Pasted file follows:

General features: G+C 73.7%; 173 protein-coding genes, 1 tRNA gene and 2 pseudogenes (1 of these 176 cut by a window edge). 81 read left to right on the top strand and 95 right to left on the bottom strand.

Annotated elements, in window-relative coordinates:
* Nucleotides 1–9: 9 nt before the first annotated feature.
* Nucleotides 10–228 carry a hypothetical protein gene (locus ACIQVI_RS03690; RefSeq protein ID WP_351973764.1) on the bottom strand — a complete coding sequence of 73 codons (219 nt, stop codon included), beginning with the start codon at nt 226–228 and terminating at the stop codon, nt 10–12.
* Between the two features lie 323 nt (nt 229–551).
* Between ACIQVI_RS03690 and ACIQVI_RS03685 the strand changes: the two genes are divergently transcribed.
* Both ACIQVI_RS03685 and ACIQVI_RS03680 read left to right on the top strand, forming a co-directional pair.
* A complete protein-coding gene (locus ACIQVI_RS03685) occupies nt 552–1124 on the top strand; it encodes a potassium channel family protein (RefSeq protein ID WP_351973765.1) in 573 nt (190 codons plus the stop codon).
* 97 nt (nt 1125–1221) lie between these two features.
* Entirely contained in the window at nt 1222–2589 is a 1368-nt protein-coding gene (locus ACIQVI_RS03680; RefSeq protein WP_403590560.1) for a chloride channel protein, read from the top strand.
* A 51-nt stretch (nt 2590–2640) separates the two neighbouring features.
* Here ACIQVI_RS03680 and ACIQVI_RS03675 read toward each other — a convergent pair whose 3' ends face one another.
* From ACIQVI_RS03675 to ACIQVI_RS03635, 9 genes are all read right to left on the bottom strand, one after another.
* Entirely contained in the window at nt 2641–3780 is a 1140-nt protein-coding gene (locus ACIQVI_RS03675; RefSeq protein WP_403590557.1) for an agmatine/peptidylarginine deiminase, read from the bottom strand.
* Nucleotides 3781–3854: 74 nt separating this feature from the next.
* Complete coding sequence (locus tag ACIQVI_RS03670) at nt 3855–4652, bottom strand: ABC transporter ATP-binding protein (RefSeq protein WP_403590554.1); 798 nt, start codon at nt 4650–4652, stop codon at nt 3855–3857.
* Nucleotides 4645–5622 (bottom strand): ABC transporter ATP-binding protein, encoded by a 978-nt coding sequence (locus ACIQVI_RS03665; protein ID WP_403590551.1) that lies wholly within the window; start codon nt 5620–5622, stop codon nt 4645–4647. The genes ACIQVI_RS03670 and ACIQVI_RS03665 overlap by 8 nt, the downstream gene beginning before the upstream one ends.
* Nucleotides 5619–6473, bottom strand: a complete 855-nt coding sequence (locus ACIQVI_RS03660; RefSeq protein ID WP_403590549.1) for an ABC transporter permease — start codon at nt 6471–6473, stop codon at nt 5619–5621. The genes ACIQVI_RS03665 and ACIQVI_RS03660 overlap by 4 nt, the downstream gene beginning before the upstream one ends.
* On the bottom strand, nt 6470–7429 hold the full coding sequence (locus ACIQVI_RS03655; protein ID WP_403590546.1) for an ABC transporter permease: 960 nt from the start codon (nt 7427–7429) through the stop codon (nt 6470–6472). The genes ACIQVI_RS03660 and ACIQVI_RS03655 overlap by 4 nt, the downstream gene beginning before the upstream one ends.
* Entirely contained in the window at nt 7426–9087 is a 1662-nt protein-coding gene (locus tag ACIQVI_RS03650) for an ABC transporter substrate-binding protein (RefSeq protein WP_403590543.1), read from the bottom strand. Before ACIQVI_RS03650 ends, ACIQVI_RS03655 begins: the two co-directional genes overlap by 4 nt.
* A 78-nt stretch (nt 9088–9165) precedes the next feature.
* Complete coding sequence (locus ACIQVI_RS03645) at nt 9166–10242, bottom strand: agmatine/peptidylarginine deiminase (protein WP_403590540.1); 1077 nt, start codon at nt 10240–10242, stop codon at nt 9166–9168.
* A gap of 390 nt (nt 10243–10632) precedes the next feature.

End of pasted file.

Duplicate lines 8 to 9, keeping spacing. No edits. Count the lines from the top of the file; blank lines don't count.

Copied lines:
* A complete protein-coding gene (locus ACIQVI_RS03685) occupies nt 552–1124 on the top strand; it encodes a potassium channel family protein (RefSeq protein ID WP_351973765.1) in 573 nt (190 codons plus the stop codon).
* 97 nt (nt 1125–1221) lie between these two features.